Losing weight requires a sustained effort over a long period of time. The ADHD mind does not work like that. We divide time into two sections: now and not now. What does that mean for those struggling with ADHD and Obesity? It means that we struggle to make good decisions today that will help us with future payoff. We don’t want to hear about the reward six months from now when we can reward ourselves immediately with a candy bar and get the dopamine payout.
Women with ADHD run a higher risk
Ladies with ADHD, not only do we have to deal with a pay gap and mansplaining, but we also run a higher risk for obesity. In a study performed by the Mayo Clinic, it was discovered that children with ADHD ran a higher risk for obesity, with the risk of obesity carrying over into the mid-twenties for women. Women with ADHD ran a 41.6% risk of obesity versus a 19.2% risk for women without ADHD. That means that we as women have to be especially careful in our weight management techniques – I know girls, I know. You probably have had it up to here between hormonal changes affecting your ADHD, and now this too. I’m sorry.
You’re not doomed to carry extra weight
Just like any other ADHD symptom or comorbidity, there is help for you. Take the time to treat your ADHD symptoms, and take your weight loss goals one day at a time. Losing the weight is going to be a challenge for you, you have been dealing with ADHD long enough. You already know that life, in general, is a challenge. Fortunately, we are up to the chase. As for me, I’m going to be taking some time this year to begin working the weight off, and I’ll be sharing with you as I learn more about what I can do to get the weight off and keep the weight off. ADHD and Obesity are NOT going to beat any of us.
If you’d like to learn more about the link between ADHD and obesity, here are some great places to start.
Are you on a weight loss journey too? Let me know in the comments.
Until next time,
P. S. If you’re looking to join a great group for weight loss with lots of support, head over to this great FB group for tips, tricks, and recipes to start losing the weight for good!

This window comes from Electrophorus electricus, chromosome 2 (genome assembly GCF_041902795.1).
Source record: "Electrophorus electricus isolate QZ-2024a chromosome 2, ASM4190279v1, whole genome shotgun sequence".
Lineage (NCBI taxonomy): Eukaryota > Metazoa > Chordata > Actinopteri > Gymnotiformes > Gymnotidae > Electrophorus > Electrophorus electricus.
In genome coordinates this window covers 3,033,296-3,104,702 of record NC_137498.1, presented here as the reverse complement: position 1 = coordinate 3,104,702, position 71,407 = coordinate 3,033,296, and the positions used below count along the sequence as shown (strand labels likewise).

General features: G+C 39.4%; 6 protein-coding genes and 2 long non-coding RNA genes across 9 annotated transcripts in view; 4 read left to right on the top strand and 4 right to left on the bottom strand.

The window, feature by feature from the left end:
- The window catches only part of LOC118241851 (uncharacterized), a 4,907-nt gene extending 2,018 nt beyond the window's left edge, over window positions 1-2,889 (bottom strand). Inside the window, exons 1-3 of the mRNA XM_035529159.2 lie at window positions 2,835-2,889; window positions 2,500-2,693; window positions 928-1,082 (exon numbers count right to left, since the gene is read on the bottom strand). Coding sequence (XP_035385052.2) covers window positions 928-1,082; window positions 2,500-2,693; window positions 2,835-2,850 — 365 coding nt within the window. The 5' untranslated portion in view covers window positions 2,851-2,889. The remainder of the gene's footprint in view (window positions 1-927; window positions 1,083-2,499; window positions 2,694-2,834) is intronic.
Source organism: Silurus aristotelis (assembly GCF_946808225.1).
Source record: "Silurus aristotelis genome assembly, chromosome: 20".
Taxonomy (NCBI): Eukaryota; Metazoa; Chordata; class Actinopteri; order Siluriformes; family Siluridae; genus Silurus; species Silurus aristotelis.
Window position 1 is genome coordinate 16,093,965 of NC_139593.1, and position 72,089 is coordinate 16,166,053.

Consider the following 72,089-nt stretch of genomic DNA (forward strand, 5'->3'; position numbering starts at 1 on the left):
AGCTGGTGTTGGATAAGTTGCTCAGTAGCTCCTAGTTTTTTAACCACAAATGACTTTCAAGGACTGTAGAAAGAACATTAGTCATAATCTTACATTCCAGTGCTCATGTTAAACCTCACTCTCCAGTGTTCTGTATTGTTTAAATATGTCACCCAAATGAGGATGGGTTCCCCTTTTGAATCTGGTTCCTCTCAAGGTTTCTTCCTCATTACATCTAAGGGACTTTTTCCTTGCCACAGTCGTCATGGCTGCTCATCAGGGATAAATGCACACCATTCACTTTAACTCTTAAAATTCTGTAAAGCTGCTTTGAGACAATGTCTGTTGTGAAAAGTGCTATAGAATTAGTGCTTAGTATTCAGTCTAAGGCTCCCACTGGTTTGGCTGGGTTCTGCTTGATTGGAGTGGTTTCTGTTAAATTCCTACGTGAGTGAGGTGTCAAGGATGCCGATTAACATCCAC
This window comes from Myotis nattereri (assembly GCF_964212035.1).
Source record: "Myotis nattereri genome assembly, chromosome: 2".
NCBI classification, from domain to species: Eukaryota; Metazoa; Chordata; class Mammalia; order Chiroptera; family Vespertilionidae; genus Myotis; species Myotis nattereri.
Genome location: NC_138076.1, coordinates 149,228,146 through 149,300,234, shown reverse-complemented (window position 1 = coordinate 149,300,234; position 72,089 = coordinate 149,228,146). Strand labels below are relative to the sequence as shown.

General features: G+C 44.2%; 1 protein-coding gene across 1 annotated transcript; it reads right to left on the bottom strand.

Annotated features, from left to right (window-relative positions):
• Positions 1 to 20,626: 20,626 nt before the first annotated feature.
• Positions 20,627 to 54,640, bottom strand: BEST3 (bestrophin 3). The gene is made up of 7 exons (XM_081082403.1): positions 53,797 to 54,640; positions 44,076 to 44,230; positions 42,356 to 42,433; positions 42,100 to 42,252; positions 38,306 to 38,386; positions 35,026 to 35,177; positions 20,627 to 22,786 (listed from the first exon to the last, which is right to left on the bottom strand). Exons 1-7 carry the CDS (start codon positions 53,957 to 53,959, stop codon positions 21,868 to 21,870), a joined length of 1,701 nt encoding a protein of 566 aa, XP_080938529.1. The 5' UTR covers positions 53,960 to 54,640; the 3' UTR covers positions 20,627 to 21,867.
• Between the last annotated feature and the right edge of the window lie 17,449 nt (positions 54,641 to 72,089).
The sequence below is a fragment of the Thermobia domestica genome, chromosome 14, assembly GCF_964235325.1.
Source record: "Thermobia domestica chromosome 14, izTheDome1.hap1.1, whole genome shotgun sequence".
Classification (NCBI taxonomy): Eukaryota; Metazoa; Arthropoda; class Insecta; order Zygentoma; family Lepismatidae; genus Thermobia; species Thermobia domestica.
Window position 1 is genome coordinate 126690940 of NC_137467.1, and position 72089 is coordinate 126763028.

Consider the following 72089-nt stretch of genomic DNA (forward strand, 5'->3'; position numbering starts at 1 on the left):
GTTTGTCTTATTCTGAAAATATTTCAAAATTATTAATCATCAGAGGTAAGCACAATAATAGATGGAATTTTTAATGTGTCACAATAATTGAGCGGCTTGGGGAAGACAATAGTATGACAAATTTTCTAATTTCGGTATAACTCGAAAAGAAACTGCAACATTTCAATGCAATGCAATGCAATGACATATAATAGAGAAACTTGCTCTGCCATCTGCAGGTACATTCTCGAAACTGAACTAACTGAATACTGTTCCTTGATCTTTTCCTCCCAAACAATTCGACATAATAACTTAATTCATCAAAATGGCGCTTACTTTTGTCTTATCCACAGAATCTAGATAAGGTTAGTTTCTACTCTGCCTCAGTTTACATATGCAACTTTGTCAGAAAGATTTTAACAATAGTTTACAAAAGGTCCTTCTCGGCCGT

13 thoughts on “ADHD and Weight Loss: Why The Bulge Won’t Budge”
I had to leave a reply on this one.Every word rang true for me,Am 61 and wasn’t diagnosed until 50 so I did spend some time figuring out just how wrong my life went.I remember telling a therapist that seeing her was a 50th birthday present to myself.That I had to find out as smart as I am,why I never “amounted” to anything.At the time I was 200pounds. I was put on an ADHD drug and very gradually started to lose and keep SOME weight off. I am also addicted to sugar foods and almost have to PRY myself away from the fudge shop in town.It is one more struggle in the life of a women with ADHD.
just think if your body really needs this amount of energy (from food) considering your lifestyle and other aspects. i only eat as much as it is needed and mostly when im really hungry, because the energy i dont need will be stored as fat. and one more reason is that there is a link between breathing and feeling good. if i have just eaten then it is harder to breathe and it really does make me feel worse. deeper breathing does make me feel good.
Thank you for reading! Making changes is a big deal. ?
I’ve always been very food motivated. When I was dieting, I’d always promise myself cheat days and I realized later that all I did was hyperfocus on the day that I get to eat what I really want. I’ve decided to reward myself with something else for a job well done. Perhaps a water massage or some scheduled alone time at a bookstore with a cup of tea. I hoping that stops the pendulum swing of how I diet. Get that dopamine elsewhere, if I can. I trying to figure out how I can i.nediatwly reward myself when I want to binge eat at home or run through a drive-thru.
I love this! It is so true that it becomes easy to hyper focus and obsess on something
This is an excellent article and all those issues affect me. I only wish I could have known these things from childhood or at least adolescence. Being fat has been one more failure to hate myself for, reinforced my my parents? absolute contempt for the overweight, and it?s hard to shed that habit of shame in middle age even with diagnosis and all the new knowledge that comes with it. You write very well
Growing up as an overweight person is every bit as difficult (if not more difficult) than growing up with undiagnosed ADHD. But we carry on. Thank you so much for reading, and your kind words.
I do not even know the way I finished up right
here, but I assumed this publish was once good.
I do not recognise who you’re but definitely
you are going to a famous blogger in the event you are not
Thank you, I appreciate that!
I have benefitted from the book The Obesity Code bc it gives a lot of scientific evidence as to why dieting doesn’t work. It is big on intermittent fasting (which I’m only able to do for 14 hours usually from 6 to 8 am) and limiting all added sugar (except special occasions) and eliminating snacking between meals. It’s all about controlling insulin levels which is also good for focus.
I’m glad you have a method that’s helpful! Thank you for sharing
Good blog post. I want to thank you for interesting and helpful information and I like your point of view. Thank you!- I love to read this type of material Good and attractive information I take from it.. Thank you for posting such a good article.
I’m very glad the article was helpful to you!